Two days after returning from a period of time abroad, Okruashvili unleashed a verbal attack on the president. He was later detained on charges of extortion, money laundering, bribery, and abuse of office while serving as defense minister.
The arrest of Okruashvili, a former Saakashvili ally who also has served as prosecutor-general and interior minister, has sparked large-scale protests from political opposition. Okruashvili spoke to RFE/RL Georgian Service correspondent Eka Tsamalashvili.
RFE/RL: Let's begin with the past. You left politics not as a defense minister, but as a minister of economy – however, you only spent a couple of days in this last post. What prompted you to leave the government – personal issues or general principles?
Irakli Okruashvili: There were no personal issues, I left the government on my free will. Be it the defense minister's post, or that of economy minister. It is possible to say that I haven't even served as economy minister, it was only outlines on paper and nothing else. As to why I imposed that limit, beyond which I wasn't going to stay in the government – that limit was January 1, 2007, and Saakashvili was well aware that I was not going to stay in the government.
RFE/RL: Maybe you can remember how this estrangement started. Perhaps it was connected to your statement about celebrating New Year's in Tskhinvali, which was seen as an aggressive threat against South Ossetia?
Okruashvili: No, but this statement was a sign that I was not going to stay in the government.
RFE/RL: Were you consulting with the president about such statements? How did he react toward your famous statements – about New Year's in Tskhinvali, or your famous statement about feces?
Okruashvili: I only consulted Saakashvili about issues that were within his responsibilities, and nothing else
RFE/RL: When you were making these statements, was there a danger that the country would face problems in its foreign relations?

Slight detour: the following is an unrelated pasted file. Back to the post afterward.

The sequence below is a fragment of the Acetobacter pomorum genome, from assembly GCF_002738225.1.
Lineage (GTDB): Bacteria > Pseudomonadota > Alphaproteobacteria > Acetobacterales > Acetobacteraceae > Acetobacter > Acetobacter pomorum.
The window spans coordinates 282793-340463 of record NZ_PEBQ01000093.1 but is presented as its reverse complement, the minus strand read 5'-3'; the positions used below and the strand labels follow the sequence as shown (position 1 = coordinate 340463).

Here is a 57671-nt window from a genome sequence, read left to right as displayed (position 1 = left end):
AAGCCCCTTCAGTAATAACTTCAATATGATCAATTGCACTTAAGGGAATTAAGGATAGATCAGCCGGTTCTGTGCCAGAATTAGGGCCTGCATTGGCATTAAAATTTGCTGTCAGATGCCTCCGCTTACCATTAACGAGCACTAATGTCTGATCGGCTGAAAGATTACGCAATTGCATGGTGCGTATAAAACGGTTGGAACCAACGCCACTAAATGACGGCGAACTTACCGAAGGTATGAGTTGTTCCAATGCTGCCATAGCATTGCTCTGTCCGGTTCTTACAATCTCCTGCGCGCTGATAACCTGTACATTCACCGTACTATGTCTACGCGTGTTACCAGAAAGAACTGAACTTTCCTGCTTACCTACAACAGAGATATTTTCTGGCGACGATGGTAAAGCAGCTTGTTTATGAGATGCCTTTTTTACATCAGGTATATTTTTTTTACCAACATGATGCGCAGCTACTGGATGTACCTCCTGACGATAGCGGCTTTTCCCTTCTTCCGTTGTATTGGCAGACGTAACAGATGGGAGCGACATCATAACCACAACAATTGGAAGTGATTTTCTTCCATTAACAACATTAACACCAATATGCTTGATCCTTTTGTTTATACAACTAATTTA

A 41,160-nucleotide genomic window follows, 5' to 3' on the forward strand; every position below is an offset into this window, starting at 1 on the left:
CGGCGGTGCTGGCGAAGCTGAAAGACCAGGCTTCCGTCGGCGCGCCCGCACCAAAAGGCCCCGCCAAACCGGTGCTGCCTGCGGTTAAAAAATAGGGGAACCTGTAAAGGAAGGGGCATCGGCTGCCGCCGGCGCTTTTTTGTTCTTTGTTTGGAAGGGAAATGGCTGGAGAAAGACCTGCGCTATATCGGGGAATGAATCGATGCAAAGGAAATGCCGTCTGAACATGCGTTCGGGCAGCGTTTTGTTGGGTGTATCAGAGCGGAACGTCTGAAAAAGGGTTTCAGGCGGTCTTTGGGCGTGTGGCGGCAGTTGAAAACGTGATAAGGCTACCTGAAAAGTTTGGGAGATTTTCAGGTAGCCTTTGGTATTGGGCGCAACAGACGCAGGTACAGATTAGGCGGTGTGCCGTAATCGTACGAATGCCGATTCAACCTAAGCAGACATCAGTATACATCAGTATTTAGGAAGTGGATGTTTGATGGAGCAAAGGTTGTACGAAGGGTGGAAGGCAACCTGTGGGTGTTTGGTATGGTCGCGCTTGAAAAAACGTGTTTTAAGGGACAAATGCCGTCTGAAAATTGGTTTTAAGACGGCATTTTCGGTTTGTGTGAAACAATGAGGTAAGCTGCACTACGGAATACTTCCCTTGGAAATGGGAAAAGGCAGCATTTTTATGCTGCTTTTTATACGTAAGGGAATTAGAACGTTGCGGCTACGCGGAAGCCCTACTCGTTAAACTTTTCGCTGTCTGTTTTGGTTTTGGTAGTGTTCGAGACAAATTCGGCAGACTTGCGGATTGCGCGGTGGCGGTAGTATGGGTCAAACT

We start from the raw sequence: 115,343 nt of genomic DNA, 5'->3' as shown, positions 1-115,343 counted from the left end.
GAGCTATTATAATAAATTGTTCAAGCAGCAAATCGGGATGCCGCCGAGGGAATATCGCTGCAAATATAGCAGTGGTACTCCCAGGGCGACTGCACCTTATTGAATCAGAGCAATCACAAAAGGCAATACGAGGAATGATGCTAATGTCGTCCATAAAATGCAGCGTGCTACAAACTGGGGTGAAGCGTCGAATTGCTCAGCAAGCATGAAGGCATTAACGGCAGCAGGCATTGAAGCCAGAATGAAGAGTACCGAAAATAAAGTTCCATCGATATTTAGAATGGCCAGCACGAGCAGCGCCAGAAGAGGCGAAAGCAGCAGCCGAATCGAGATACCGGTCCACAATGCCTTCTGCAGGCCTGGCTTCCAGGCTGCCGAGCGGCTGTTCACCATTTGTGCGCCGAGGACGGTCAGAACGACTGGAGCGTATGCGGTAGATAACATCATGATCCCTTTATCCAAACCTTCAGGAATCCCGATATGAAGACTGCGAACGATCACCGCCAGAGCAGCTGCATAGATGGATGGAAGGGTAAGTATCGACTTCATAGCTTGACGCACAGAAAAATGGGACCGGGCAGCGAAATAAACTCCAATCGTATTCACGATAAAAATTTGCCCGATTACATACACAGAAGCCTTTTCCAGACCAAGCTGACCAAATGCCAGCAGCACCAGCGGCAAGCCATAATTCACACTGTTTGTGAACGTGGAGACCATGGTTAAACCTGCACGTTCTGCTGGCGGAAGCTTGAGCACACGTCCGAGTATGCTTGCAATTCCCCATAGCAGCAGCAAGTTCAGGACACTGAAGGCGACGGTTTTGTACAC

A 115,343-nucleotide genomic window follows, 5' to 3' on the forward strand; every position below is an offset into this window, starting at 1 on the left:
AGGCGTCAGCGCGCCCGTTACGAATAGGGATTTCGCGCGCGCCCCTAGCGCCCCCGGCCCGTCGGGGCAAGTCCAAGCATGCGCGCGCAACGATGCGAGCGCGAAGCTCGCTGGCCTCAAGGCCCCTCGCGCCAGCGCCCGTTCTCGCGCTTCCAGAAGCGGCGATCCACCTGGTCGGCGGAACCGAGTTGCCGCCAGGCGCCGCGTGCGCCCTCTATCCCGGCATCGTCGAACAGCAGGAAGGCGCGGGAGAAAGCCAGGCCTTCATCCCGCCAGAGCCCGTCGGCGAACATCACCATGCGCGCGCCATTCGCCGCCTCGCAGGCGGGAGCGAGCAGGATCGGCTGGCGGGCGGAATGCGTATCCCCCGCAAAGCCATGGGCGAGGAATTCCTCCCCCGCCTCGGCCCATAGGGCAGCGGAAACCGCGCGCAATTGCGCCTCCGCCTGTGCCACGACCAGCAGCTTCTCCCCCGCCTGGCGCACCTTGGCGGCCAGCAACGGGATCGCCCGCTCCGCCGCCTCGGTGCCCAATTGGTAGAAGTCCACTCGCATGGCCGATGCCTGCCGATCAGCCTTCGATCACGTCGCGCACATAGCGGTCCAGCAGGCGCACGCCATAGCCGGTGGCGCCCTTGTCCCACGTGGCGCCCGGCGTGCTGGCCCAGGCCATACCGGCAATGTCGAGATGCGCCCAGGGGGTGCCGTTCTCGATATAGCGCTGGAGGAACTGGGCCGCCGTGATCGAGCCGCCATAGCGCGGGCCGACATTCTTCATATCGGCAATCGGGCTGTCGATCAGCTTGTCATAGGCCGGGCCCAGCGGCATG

Okruashvili: The country already had problems in its foreign relations. These problems are present, because estrangement between us and Russia was already creating discomfort for Europe and the United States. Of course, these relations were not strained on artificial grounds – it was not because of Okruashvili's statement about wine, or Saakashvili's statement that would insult Putin. This was a logical process, and was based on two problems – those of Tskhinvali and Abkhazia. If not for these problems, we would have had much more resources to normalize out relations with Russia.
RFE/RL: We spoke about the ways in which your estrangement started. Representatives of the government claim it was due to a [anti-corruption] campaign in Gori that resulted in the arrest of your associates?
Okruashvili: I don't know these individuals, and have never even heard their names.
RFE/RL: Your return to politics this week was marked with scandal and grave accusations. The public wants to see evidence in support of these. When will it be possible for them to see such evidence?
Okruashvili: The public is more awaiting Saakashvili's answer right now.
RFE/RL: After your statements about the plan to liquidate [a business tycoon and co-owner of Imedi TV] Badri Patarkatsishvili, did you meet this man?
Okruashvili: No, he is not in Georgia as far as I know.
RFE/RL: Do you consider him as your future business or political partner?
Okruashvili: I can't say anything about this now.
RFE/RL: You said that you realize your responsibility for not speaking about these wrongdoings in public already then. Do you think assuming responsibility is enough?
Okruashvili: Not only for this. I assume responsibility about all other wrongdoings as well, regardless of whether I agreed to it or not. I was a member of that team, and of course I carried responsibility. However, I don't think it would have been right that, say, when Saakashvili was ordering the beating of [opposition deputy] Valeri Gelashvili, to come out and start saying things in public. There was a time when I could effectively stop these kind of things from within. But after a certain point, my resources were no longer sufficient for this.
RFE/RL: Are you able to provide evidence in support of your claims about Saakashvili?
Okruashvili: Like I said, everything should happen in due time. I am now going to do positive things, instead of continuing the war of compromising evidence. However, if this is what the government wants, I will be ready.
RFE/RL: Do you think you will be arrested?
Okruashvili: I don't know. I am ready for everything.
BETWEEN RUSSIA AND THE WEST: Georgian parliament speaker Nino Burjanadze told an RFE/RL briefing that her country is under intense pressure from Russia.
LISTENListen to the entire briefing (about 55 minutes):
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